I have linked an article below published this month. This provides more evidence that the measurement tools used for critical care RCT esp. for sepsis and mortality are often fake. Those who have studied this issue did not need more evidence but perhaps if enough of these studies are published the perceived bright star of SOFA will fade (as SIRS has faded). This study is no surprise given there has not been a single reproducibly positive sepsis RCT for 30 yrs.
Now fake is a harsh word and I dont use it lightly. We woud not hesitate to use that word if a homeopathic study was quoting some measurement standard that was guessed in the remote past.
So what makes a measurement used in RCT “fake”. One answer is the measurement is fake if it based on guessed thresholds. A guess is bad enough but it might be right. Guessed thresholds…I will let the statisticians tell us the probabilty that those are valid measurements.
Guessed thresholds cannot be used as a tool to measure other things or as a gold standard surrogate for a dependent variable in science. It does not matter how old the guess is or how many experts believe and promulgate the guess.
A guess does not become a measurement in science because it has “survived the test of time”. The history of science has shown that time is not a test.
I have heard that statisticians must use the tools they are given because its mandated by the PI or the reviewer. This argument suggests the statistician is a powerless worker who needs to use a potentially fake measurement, if mandated by the powerful, to do her work. Anyone reading this datamethods forum, and seeing the intellectual power here, knows that is nonsense. Statisticians are at the top of the RCT decision making hierarchy not the bottom, and for good reason.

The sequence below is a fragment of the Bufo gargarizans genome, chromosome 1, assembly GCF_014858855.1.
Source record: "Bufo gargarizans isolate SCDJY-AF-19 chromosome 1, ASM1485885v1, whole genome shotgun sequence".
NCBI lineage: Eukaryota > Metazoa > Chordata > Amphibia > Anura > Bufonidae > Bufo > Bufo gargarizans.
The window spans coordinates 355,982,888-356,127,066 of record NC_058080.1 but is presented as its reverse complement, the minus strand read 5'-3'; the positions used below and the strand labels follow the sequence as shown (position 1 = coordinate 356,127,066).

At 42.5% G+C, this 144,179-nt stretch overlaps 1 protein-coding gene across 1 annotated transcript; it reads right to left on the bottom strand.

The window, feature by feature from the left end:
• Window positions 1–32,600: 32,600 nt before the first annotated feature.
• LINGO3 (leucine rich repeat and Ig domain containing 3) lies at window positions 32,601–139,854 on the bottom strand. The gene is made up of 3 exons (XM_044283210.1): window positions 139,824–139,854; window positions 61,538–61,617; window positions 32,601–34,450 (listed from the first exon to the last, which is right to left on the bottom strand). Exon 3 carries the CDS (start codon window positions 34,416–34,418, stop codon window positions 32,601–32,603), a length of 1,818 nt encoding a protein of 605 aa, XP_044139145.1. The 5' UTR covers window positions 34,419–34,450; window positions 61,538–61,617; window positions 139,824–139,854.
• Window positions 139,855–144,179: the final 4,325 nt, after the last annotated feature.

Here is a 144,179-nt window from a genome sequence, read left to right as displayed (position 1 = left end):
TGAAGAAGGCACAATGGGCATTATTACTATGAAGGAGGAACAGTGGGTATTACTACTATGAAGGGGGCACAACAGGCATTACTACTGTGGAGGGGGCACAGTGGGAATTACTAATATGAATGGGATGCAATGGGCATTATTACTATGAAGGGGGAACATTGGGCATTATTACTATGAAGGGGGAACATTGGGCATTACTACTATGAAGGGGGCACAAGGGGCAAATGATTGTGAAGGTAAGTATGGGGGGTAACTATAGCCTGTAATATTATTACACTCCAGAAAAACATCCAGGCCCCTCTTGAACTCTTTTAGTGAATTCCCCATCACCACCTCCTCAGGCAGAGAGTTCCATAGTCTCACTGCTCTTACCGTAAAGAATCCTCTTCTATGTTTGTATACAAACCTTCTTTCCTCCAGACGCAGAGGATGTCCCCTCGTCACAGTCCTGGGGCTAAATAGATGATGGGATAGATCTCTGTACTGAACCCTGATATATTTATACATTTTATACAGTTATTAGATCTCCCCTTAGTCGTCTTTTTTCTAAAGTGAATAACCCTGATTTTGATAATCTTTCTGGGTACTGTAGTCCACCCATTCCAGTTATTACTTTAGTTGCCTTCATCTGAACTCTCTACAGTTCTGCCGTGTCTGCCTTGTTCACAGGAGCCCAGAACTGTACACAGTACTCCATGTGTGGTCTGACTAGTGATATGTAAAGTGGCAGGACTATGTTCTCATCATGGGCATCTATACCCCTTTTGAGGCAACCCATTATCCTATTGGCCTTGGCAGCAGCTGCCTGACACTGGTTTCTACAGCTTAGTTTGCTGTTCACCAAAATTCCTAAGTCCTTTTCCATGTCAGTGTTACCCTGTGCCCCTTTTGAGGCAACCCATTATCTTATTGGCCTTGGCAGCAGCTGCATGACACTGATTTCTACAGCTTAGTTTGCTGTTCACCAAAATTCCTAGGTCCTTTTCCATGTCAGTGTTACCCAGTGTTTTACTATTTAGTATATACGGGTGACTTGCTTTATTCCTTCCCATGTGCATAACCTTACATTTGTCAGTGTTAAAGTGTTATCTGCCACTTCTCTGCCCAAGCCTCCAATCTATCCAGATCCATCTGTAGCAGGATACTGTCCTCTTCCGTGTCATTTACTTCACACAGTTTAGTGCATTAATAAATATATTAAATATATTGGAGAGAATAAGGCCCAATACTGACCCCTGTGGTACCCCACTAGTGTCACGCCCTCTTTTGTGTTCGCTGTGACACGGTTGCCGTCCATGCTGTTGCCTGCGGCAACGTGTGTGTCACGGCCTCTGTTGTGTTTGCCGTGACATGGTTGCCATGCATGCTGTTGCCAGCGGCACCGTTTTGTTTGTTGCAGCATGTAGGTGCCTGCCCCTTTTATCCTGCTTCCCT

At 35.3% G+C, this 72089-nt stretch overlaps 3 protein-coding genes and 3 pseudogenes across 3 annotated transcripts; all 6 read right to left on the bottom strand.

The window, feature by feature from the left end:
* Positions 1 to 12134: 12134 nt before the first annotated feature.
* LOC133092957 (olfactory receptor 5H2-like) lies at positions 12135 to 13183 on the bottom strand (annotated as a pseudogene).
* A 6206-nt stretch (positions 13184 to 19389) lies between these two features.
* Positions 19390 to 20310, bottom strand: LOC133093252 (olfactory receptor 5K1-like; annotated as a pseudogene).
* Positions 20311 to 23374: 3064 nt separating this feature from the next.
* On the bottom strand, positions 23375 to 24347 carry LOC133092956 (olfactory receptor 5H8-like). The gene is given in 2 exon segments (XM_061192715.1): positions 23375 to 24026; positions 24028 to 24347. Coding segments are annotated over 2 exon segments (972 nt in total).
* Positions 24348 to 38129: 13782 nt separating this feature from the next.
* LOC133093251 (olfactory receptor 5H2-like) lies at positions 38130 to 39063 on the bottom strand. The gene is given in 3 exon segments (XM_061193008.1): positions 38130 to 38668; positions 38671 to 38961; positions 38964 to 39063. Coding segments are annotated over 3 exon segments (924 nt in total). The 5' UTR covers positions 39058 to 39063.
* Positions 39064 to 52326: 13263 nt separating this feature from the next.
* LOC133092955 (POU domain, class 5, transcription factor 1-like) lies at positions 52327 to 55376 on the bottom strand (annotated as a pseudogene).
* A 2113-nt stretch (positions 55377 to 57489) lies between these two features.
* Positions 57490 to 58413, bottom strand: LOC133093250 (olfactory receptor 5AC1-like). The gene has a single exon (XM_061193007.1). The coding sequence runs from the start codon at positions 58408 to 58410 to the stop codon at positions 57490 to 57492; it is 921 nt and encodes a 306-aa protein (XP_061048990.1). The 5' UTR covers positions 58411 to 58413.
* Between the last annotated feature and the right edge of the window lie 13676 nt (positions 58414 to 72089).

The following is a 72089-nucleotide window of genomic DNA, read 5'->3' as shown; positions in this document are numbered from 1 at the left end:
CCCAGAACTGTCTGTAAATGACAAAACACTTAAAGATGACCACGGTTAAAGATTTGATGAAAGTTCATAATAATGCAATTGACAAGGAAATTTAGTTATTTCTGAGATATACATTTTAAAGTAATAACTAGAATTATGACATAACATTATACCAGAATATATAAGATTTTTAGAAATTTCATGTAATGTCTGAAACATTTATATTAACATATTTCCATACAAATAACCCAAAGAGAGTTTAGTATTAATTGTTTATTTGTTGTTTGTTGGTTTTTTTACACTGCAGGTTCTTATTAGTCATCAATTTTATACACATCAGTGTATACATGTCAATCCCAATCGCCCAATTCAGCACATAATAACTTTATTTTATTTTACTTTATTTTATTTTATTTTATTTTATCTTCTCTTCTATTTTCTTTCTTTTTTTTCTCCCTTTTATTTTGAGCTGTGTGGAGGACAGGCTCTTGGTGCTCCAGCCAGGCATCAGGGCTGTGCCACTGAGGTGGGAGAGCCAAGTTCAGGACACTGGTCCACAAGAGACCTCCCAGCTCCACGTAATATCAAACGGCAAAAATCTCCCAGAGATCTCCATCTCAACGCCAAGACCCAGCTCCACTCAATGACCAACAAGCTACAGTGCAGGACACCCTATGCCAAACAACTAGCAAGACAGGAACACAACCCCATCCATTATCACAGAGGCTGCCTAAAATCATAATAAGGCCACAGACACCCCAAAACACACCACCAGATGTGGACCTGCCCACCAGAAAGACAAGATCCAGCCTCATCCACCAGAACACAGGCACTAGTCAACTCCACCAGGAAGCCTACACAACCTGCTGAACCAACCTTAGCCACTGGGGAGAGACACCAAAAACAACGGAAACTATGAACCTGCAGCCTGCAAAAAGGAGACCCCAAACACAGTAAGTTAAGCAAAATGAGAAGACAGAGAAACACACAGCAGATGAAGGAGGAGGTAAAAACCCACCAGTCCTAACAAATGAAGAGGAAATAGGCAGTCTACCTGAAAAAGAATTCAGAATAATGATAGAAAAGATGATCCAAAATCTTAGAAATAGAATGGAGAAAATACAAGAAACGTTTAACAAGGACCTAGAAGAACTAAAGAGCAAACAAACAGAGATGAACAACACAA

Another argument has been that its not the statistician’s job to determine the origin or validity of the clinical measurement tool used. This “head in sand argument” ignores the fact that, in 2020, it is very easy to check the origin, history, and validity and its within the capability of statisticians to do so. It futher ignores the role of the statistician as the gate keeper of the RCT math, which I have pointed out before, is not comprised of siloed measurements disconnected from statistics but rather all the RCT math is an interdependent continuum.
So I have “enjoyed” (with some head wagging) all of the writings here discussing the meaning and the statistical math of RCT using SOFA and SIRS (guessed in 1989 and 1996 respectively). I’m reminded of the “deep” math of the Claudius Ptolemy. Were those fake measurements because the model was wrong? No. Good science is often wrong! Rather, they were fake because the model was guessed.
Now the paper I cite here below won’t be the end. SOFA will live on as a RCT measurement or endpoint because it has social momentum. The measurement of SIRS (guessed in 1989) is still used in research (as sepsis 2) but it is fading because it has lost social momentum. SOFA (guessed in 1996) is still going strong and used as a surrogate for sepsis as Sepsis 3. It has social momentum. Social momentum is the armor which deflects counterinstances.
Yet, next time someone asks you to do complex statistical analysis of data using SIRS or SOFA you will have to decide if you have the courage to ask for evidence that this is a valid, reproducible surrogate. The answer, and the studies they give you (if any) to support the measure will be more enlightening than the math, if you still choose to do it.